Five accused in Quinte West murder make brief court appearances

The Quinte Consolidated Courthouse, which houses the Ontario Court of Justice, in Belleville. Photo via the Ministry of the Attorney General on Flickr.

All five people accused in the murder of 17-year-old Kiean Stoddard last month, appeared before Justice of the Peace Leona Dombrowsky in Belleville’s Ontario Court of Justice Thursday, Feb. 15, 2024. It was a packed docket and Dombrowsky warned there would be little to no time for break-out rooms or phone calls between the legal counsel and clients in court today.

Harold Russel, age 44, appeared first. He looked much older than his years and was wearing orange coveralls when he began his video appearance from Central East Detention Centre (CEDC) where he is being held. His manner was chaotic as he loudly explained his attempts to secure counsel to Dombrowsky, interrupting the agents of the court a number of times. His matter was adjourned until later this month.

Next came Kadijah Courneyea and Courtney Morgan. Both women appeared separately from Quinte Detention Centre’s video booth. Neither have yet settled on a representative defence lawyer and they too were adjourned until late February.

Aaron Ryan appeared in the afternoon from CEDC. He has a brown brush cut. His speech was slow and depressed. He too is still working on obtaining a specific lawyer. He asked Dombrowsky for advice on how to proceed. This frustrated the Justice of the Peace who explained tersely “I’m not a lawyer, its not for me to give legal advice.” She asked for Duty Council to meet with Ryan in a Zoom breakout room despite her earlier warning.

Last of all came the matter of Steven Courneyea. The 26-year-old’s appearance was uneventful and he too was ordered to return late in February.

All five matters are subject to a publication ban under Section 517 of the Criminal Code of Canada. An order under this section bans the publication of information arising during a bail hearing, as well as the reasons given by the judge until the accused is discharged or, if they are ordered to stand trial, the trial has ended. 

However, there are things the media can make public. In a 2010 case involving the Toronto Star, the Supreme Court’s decision pointed out, “It is worth noting that the mandatory publication ban provided for in s. 517 is not an absolute ban either on access to the courts or on publication. The provision only prohibits the publication of evidence adduced, information given, representations made, and reasons given by the justice at a bail hearing. But the media can publish the identity of the accused, comment on the facts and the offence that the accused has been charged with, and that a bail application has been made, as well as report on the outcome of the application. Journalists are also not prevented from informing the public of the legal conditions attached to the release of the accused.”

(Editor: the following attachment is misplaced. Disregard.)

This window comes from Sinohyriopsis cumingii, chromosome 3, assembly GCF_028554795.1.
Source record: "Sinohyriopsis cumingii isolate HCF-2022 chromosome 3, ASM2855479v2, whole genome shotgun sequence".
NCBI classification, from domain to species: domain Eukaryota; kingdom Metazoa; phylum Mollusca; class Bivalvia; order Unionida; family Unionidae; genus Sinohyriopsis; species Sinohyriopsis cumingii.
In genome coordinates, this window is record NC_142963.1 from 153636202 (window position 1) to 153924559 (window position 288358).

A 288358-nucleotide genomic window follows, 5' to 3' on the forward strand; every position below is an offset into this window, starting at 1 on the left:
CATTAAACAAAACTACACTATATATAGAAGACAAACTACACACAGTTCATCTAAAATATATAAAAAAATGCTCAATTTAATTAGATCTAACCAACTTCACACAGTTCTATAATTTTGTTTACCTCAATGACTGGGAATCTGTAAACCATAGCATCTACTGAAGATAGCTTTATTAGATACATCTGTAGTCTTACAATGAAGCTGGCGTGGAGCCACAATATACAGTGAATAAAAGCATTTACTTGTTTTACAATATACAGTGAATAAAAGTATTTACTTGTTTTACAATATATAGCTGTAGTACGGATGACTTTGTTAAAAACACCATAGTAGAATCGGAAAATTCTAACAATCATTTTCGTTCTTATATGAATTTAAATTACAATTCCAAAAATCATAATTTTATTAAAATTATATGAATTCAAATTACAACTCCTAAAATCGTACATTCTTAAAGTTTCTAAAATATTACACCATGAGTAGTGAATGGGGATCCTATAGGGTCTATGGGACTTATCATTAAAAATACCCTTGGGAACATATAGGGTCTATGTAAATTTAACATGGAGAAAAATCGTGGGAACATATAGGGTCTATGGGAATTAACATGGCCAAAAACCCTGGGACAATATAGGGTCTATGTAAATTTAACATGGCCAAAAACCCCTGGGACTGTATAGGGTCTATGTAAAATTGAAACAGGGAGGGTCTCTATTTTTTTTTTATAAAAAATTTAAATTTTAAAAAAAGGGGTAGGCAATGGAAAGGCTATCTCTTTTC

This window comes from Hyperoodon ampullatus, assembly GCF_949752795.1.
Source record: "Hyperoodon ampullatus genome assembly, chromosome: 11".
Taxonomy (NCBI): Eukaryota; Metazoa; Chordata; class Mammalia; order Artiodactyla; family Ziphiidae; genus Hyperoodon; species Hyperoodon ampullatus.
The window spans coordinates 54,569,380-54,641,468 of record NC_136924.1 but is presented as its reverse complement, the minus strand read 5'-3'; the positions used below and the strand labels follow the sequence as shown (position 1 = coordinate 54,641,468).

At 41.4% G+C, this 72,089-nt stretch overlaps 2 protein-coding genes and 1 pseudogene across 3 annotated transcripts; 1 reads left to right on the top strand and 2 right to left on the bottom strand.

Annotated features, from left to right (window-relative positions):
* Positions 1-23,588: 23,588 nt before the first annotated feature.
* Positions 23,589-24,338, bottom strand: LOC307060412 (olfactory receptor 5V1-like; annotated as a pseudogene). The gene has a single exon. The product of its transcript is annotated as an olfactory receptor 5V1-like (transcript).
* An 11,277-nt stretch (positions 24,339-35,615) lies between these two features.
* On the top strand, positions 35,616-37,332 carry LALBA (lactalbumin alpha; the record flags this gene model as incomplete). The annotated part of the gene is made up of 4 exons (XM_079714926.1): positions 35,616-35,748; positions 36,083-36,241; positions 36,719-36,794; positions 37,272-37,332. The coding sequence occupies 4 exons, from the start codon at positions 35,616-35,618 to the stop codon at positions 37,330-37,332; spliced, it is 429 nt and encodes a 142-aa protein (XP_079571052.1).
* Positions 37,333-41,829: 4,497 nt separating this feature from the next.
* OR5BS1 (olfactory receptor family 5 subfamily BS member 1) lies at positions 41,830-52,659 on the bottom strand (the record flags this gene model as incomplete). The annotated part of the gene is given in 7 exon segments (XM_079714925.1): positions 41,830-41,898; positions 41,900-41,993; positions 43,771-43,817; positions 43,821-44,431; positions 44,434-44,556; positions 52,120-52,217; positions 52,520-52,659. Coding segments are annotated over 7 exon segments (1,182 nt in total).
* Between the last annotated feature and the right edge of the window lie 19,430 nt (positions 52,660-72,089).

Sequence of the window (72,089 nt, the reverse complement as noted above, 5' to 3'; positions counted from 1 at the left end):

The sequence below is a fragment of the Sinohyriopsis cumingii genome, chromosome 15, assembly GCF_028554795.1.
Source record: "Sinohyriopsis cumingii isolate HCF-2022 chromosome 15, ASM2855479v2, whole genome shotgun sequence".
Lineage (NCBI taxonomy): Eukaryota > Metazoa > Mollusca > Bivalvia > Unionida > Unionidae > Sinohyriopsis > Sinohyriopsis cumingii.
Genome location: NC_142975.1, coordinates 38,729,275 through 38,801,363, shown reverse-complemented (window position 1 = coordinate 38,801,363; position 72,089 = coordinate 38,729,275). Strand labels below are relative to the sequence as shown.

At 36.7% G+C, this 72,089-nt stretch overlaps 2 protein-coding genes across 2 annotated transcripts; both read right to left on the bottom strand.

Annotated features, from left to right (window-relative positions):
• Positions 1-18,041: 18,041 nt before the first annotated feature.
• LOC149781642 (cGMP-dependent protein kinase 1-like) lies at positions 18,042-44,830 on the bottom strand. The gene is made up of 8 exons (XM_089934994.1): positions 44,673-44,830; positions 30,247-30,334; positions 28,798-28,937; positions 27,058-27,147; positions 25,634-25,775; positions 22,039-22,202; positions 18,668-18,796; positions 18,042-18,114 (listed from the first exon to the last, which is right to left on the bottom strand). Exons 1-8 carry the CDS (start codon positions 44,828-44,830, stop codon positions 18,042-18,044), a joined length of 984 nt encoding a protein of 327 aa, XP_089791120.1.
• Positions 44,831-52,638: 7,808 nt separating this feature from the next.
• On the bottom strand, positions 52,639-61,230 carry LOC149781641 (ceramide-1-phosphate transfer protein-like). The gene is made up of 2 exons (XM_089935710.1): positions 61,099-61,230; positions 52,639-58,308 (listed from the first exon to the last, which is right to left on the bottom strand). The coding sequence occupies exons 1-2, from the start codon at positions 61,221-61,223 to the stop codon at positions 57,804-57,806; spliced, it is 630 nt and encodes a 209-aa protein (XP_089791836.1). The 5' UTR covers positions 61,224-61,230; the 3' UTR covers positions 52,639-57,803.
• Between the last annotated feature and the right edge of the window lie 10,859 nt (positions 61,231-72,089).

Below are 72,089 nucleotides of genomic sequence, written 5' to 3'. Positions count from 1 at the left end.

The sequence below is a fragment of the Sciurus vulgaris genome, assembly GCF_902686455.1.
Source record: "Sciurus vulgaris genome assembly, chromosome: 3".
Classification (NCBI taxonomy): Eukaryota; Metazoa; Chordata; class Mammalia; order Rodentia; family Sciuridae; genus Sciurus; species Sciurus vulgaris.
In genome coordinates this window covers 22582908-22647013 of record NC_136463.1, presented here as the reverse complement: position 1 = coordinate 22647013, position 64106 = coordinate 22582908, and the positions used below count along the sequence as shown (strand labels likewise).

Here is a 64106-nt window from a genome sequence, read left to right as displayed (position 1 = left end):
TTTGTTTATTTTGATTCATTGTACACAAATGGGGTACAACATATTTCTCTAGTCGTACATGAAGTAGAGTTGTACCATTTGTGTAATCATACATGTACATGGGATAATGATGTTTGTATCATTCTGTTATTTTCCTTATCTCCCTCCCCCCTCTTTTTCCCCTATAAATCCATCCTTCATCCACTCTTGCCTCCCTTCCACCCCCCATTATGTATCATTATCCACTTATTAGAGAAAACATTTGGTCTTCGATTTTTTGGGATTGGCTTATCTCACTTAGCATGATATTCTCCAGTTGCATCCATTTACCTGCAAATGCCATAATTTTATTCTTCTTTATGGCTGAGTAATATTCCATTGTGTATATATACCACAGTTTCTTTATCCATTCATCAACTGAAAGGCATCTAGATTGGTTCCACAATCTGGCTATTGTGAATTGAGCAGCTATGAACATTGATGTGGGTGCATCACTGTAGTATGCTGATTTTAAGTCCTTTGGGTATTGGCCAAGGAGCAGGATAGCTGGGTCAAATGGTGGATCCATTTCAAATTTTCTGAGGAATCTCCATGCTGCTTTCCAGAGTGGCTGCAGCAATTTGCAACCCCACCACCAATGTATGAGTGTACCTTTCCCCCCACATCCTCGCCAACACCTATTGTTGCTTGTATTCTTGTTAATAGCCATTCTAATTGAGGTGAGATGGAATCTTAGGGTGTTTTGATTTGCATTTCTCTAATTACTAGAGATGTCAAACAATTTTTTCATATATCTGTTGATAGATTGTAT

Quinteist will continue to provide updated coverage of this matter as more information becomes available.

One thought on “Five accused in Quinte West murder make brief court appearances

  • This all sounds rather appalling.

    The video link, although used everywhere these days, cannot actually fulfill the requirement of habeas corpus — bring out the body. And it provides no protection for the accused in the event of ill-treatment in the place they are being held.

    The attempt of the Justice of the Peace to hustle the matter along by announcing that the accused would be given little opportunity to consult lawyers or duty counsel by phone during their appearance would also seem to undermine the basic rights of the accused persons.

    And last, but not least, the continuing use of Justices of the Peace in our criminal courts, people who are not required to be lawyers, or, in fact, to have any legal training, when they are appointed at the whim of the party in power, makes no sense. There is no shortage of lawyers who would be willing to help oversee the Courts. (The only place this does make sense is, perhaps in the appointment of Indigenous Justices of the Peace in more isolated places that are home to First Nations.)

    So when the Justice of the Peace says she is not a lawyer, she is not to be doubted. She has probably been given a short course or two after her appointment, and I notice in the sample application form that applicants for the position are advised to sit in on a couple of court cases prior to applying.

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